I need to write more. There are no excuses, really. The proverbial brick wall has more than a few cracks in it from where my forehead frequently meets it. I am stuck. Editing and second-guessing go hand in hand at the moment. Every day my memoir of Tanzania is begging to be finished, and every evening I get home from work, exhausted, and stare at my computer like it suddenly outputs in the Cyrillic alphabet. My NaNoWriMo novel hasn’t seen the light of day since December 1st, 2014.
I need a different perspective. A project that has a beginning and a foreseeable end, that can be put out there in the moment, when inspiration hits, and wrapped up in the span of a few paragraphs. Or even a sentence or two. Or one. Microstories. Little chunks of life, to breathe vivacity into and bring the fun back to the writing process for me. So while I’m crawling toward the finish line with “The Red Earth Sings Beneath Our Feet,” I’m going to try a new thing.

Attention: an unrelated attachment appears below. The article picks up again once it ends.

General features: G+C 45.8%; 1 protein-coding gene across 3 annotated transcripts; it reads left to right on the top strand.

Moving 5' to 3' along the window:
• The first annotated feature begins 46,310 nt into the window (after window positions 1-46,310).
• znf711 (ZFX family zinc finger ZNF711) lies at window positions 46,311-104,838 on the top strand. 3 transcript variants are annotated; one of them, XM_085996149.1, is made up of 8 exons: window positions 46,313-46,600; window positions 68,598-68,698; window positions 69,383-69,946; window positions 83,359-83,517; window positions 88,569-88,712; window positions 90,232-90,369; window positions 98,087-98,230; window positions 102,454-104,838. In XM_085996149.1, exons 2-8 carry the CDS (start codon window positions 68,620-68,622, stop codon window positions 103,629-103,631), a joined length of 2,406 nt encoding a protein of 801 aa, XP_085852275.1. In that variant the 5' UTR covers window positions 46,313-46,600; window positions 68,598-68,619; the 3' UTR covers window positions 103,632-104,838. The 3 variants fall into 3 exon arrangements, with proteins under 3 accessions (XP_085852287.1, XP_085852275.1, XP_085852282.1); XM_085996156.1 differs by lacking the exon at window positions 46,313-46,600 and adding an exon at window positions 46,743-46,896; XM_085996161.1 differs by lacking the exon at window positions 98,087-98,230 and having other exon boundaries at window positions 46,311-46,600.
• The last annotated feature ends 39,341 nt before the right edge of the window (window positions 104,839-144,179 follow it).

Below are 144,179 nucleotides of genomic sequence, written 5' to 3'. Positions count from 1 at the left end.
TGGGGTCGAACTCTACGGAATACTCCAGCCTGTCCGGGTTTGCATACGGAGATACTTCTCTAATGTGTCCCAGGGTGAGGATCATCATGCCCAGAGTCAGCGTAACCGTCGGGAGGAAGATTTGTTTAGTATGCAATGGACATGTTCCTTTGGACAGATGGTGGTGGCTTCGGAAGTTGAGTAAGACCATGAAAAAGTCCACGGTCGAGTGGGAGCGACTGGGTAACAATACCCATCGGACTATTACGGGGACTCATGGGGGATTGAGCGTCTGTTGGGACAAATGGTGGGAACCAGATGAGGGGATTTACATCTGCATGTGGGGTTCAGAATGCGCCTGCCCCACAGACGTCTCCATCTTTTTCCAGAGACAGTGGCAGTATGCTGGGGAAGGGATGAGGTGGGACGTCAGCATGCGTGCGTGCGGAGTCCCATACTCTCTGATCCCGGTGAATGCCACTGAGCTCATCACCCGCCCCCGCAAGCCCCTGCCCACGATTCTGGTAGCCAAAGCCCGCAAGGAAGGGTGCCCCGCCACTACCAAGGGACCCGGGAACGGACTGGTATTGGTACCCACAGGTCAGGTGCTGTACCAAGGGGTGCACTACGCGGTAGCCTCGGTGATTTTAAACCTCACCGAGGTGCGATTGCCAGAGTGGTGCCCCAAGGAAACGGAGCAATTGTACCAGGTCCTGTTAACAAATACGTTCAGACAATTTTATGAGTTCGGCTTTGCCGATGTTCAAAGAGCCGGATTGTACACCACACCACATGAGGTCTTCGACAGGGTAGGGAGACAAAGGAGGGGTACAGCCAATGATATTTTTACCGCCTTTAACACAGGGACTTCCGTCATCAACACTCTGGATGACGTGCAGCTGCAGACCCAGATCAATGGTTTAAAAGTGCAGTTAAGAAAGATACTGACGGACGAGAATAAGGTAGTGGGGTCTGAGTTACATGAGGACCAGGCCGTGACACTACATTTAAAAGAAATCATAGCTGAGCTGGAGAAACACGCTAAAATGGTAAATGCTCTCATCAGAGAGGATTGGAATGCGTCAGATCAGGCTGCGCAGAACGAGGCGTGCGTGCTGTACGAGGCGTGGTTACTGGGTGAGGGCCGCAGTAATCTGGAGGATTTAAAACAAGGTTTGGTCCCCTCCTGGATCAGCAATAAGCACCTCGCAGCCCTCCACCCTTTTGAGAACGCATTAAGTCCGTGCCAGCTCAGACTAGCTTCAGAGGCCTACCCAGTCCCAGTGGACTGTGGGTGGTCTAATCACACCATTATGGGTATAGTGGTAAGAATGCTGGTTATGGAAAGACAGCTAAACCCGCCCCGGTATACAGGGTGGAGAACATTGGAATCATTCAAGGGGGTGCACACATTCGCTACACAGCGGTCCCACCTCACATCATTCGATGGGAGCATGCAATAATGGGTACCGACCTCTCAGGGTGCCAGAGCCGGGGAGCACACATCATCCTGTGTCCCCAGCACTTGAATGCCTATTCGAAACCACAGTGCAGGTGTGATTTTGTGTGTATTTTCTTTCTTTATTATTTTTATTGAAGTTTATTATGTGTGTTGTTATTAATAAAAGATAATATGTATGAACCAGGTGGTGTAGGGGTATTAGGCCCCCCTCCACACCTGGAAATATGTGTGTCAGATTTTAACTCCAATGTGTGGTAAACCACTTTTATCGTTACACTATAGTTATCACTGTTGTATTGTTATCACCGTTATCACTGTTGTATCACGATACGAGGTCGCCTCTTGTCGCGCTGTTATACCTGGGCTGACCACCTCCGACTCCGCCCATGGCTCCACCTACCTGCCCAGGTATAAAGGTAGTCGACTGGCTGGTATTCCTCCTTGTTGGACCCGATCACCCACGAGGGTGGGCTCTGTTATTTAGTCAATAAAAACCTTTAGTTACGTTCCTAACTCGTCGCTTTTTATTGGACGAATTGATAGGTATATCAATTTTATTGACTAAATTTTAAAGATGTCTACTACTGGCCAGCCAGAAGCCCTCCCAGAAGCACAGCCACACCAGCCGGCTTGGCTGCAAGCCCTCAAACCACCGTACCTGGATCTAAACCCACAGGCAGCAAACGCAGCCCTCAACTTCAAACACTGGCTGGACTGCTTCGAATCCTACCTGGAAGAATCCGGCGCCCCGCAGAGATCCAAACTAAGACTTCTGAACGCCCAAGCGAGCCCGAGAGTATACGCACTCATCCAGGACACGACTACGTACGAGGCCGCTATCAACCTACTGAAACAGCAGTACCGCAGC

What I’ve noticed that happens when I’m out and about – usually when I imbibe certain… ah… adult beverages – is that sometimes I tend to get wordy. Morose and wordy. Delighted and wordy. Giggly and wordy. These words that so needed an outlet had been written down on whatever was readily at hand. Prior to ownership of an iPhone and the Notes app, the primary medium had been bar napkins.
Bar napkins are quintessential to my writing process, it seems. Ideas for novels and song lyrics have been born on bar napkins. Poetry has been composed, with drink in hand, in the flush and spin and sounds of the night. Music interweaves itself with thought process. The buzz of the room mingles with the rush of capturing a moment, putting words to a vision before it escapes. I’m drunk on boundless possibilities. Drops of foam from a Guinness or two stain several of these tiny masterpieces, quickly cast aside for the next round of inspiration. But the point isn’t necessarily to see the ideas go anywhere. The point isn’t that they’re even any good. The point is that they were written.
I want it back. The words need out. So, welcome to:
She took a drag of her cigarette, felt the smoke invade her lungs, welcomed the burn and the fullness, and the thoughts spun away as quickly as they’d come. Thoughts of him, standing just inside the door, inside the noise and the heat and the sweat and the pulse of the music. Of him with her, with the new girl, the “someone else” she’d known would appear eventually.
She took another pull and tried her very best to keep herself from shattering.